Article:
The Crown

The Crown is an historical television series that chronicles the life of Queen Elizabeth II from the 1940s to modern times. Given that the monarchy is such an important part of the British identity, and that Elizabeth II has been on the throne since the early 1950s, it makes sense that films would be made about her. In this instance it was created by Peter Morgan, who developed the concept from his drama The Queen (2006) and his stage play The Audience (2013). Morgan has created a massive, sprawling, exquisitely-made Netflix soap opera focusing on the personal intrigues and political rivalries that have shaped British politics through the 20th century.

Elizabeth II was born in 1926. She was the first child of the Duke and Duchess of York, her father subsequently ascending to the throne in 1936 (George VI) upon the abdication of his brother  Edward VIII. Elizabeth ascended the throne at the age of 25 after the death of her father in 1951.

The Crown was created with a six-season plan in mind, with each season detailing a decade of her rule, with three actors playing the queen for two seasons each. Claire Foy (First Man, The Girl in the Spider’s Web) plays a young Elizabeth in the first two seasons, Olivia Coleman (The Favorite, Flea Bag) plays her in middle age during seasons three and four, and the great Imelda Staunton (Shakespeare In Love, Pride) will play her in the show’s upcoming fifth and sixth seasons. Prince Philip is played by Matt Smith (seasons one and two) and Tobias Menzies (seasons three and four), and Jonathan Price (seasons five and six).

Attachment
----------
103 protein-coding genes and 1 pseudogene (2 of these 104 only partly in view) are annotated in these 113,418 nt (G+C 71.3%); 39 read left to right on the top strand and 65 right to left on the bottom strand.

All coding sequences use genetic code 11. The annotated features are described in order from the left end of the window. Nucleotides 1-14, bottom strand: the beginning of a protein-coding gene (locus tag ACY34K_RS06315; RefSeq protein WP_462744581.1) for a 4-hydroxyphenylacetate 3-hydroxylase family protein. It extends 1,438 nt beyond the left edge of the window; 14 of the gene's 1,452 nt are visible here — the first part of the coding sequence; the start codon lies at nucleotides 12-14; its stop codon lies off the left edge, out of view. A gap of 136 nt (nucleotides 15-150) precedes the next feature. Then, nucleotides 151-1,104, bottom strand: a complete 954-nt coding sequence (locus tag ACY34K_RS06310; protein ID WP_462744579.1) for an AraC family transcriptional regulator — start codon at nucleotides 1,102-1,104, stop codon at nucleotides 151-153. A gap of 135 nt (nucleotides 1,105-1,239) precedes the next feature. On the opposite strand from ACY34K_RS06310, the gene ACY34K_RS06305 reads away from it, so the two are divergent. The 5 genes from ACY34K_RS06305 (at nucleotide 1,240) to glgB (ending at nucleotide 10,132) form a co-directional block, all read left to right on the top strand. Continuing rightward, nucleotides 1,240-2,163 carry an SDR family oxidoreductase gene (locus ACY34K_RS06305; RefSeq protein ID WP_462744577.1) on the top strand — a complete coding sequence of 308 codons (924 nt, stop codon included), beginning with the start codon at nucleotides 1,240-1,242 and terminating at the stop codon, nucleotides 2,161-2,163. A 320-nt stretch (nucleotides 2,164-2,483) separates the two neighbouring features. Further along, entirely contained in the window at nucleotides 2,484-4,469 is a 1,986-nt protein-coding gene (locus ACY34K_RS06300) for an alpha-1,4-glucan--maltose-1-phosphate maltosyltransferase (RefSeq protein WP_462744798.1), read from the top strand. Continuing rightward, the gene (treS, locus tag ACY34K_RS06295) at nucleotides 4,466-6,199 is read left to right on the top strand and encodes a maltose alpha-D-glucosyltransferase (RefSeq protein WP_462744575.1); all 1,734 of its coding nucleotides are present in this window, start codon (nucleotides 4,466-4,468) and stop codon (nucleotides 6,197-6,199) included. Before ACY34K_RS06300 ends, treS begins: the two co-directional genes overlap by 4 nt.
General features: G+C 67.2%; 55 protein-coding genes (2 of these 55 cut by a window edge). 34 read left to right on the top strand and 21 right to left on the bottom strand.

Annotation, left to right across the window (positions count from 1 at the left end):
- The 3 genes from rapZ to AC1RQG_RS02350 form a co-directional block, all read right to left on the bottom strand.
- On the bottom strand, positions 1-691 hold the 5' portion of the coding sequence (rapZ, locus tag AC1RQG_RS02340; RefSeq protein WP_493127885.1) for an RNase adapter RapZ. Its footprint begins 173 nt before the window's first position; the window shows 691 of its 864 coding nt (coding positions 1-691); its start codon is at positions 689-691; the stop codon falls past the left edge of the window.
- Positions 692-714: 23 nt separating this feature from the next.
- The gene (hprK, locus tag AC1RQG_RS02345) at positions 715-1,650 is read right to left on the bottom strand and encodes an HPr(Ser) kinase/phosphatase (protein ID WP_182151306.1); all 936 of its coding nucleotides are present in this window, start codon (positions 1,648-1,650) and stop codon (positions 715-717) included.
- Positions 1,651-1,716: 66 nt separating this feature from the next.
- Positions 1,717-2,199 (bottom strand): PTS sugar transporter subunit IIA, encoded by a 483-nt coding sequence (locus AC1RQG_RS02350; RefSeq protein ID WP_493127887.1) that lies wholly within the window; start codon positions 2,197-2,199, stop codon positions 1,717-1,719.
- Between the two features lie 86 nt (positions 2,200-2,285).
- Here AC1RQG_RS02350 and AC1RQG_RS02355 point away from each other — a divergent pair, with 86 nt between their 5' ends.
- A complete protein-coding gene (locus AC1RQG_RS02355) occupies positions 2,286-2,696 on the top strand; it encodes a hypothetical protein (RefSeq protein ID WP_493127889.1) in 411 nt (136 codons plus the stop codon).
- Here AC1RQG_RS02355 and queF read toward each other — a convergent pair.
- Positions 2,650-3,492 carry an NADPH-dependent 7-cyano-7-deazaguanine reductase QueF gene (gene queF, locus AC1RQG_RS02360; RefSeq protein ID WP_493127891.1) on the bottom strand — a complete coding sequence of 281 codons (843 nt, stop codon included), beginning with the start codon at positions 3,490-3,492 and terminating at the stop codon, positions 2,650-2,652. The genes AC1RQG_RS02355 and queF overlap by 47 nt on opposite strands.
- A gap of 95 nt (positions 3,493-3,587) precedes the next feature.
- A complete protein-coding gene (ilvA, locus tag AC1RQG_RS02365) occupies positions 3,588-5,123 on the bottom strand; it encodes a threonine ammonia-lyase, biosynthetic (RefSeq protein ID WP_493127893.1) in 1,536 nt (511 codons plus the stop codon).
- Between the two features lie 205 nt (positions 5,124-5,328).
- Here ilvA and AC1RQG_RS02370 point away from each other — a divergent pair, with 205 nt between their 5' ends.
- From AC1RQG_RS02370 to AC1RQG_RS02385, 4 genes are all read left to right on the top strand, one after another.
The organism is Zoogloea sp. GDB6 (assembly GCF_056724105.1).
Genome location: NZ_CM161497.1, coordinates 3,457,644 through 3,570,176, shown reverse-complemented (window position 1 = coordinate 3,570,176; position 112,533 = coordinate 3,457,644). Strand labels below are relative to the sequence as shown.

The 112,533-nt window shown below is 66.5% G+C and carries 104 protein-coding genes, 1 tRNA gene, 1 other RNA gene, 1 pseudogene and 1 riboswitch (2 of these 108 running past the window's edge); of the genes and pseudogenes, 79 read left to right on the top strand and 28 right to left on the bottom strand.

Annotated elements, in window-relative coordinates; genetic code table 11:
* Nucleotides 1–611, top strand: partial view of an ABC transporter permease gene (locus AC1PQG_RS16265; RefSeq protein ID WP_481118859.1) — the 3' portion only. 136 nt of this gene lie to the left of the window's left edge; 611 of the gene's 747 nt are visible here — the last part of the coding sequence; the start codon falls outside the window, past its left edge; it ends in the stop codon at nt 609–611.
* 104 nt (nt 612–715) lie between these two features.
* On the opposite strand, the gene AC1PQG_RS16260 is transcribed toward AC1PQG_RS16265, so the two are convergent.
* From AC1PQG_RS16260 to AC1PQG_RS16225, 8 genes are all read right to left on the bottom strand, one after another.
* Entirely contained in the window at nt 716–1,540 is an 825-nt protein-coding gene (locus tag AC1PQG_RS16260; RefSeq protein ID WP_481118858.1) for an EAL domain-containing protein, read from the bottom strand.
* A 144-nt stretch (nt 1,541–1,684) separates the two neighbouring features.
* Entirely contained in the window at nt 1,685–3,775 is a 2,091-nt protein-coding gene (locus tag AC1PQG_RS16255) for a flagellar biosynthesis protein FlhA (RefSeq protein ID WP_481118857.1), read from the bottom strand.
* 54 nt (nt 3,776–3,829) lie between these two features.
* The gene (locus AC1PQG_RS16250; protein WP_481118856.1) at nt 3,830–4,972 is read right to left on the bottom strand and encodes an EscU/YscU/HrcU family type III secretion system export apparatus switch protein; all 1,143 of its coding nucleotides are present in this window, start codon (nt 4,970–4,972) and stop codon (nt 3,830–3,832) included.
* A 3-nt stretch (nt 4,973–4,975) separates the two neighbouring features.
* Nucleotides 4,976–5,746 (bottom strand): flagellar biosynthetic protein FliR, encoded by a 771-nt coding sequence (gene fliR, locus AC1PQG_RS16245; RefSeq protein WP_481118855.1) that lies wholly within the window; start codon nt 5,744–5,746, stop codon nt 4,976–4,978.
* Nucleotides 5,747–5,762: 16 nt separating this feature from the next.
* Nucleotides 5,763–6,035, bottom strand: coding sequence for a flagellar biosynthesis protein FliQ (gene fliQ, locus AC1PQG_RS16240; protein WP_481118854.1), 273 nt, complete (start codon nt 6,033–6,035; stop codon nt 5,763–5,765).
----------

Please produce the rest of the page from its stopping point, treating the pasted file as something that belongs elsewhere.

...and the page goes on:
The first season of The Crown covers her marriage in 1947 to Philip, Duke of  Edinburgh, a former prince of Greece and Denmark,  and the birth of her first  three children: Charles, Prince of Wales; Anne, 
Princess Royal; and Andrew, Duke of York. The second season covers the period from the Suez Crisis in 1956 to the retirement of Prime Minister Harold Macmillan in 1963 and the birth of Edward, her fourth child, in 1964. The third season spans 1964 to 1977, and season four includes Margaret Thatcher’s tenure as prime minister and Diana Spencer’s marriage to Prince Charles. The fifth and sixth seasons will cover the Queen’s reign into the 21st century. The fifth season is expected to be released in 2022.

The show is well-shot, well-acted and well-written, with wonderful turns from established British character actors in secondary roles such as Vanessa Kirby and Helena Bonam Carter who play Princess Margaret, the queen’s sister. John Lithgow won a best actor award from the Screen Actors Guild for his role as Winston Churchill, and Claire Foy won a best actress award for her role as Elizabeth.

The Crown is for British monarchists what Aron Sorkin’s West Wing is for American centrists, a show that reinforces current power structures and scorns systemic change. If you are an ardent monarchist, you will love it. The Crown really draws you into its universe and makes you sympathize and identify with the royal family, to cheer at their triumphs and weep at their setbacks.

If you are not a fan of royalty however, you may find it extremely frustrating that Netflix has squandered so much money telling the story of useless people, trying to make them seem enormously important.
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